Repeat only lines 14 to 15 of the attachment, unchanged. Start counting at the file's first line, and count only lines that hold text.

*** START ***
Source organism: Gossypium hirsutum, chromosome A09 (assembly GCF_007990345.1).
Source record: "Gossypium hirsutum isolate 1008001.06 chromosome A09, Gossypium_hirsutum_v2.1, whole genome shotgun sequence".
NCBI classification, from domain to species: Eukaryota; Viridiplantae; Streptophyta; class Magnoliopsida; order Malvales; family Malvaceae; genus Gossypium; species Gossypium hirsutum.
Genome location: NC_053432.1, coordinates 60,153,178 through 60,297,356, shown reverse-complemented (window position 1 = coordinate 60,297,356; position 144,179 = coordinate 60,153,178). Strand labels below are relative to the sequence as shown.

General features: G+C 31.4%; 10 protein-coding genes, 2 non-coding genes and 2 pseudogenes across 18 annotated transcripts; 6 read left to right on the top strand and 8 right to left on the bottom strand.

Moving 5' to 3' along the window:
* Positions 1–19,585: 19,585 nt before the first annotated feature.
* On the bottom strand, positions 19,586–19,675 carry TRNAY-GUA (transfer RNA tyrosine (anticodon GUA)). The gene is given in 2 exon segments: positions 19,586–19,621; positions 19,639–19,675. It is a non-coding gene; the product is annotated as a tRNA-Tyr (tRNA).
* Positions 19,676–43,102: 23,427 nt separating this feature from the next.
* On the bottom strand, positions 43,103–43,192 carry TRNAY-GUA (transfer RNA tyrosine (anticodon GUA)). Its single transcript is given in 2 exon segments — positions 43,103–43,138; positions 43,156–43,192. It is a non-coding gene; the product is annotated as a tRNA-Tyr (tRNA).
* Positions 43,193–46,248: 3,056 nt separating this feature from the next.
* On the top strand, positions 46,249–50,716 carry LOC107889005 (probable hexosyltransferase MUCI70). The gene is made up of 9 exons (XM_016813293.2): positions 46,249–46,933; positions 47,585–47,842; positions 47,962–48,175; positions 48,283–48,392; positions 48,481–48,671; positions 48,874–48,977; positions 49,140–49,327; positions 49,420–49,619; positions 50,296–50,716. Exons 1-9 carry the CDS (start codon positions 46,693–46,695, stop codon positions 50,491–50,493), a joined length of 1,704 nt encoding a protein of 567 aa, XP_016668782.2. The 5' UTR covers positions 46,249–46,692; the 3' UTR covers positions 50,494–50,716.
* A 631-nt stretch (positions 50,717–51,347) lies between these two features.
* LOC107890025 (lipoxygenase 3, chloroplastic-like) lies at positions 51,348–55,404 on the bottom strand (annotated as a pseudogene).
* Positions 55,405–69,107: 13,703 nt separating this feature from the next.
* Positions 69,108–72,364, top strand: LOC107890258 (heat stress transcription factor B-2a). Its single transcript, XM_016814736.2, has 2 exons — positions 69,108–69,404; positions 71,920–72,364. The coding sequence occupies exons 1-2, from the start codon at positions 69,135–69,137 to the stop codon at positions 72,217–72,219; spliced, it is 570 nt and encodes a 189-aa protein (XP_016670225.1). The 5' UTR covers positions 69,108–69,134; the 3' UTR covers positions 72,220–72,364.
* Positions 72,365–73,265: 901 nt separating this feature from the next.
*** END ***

* LOC107890025 (lipoxygenase 3, chloroplastic-like) lies at positions 51,348–55,404 on the bottom strand (annotated as a pseudogene).
* Positions 55,405–69,107: 13,703 nt separating this feature from the next.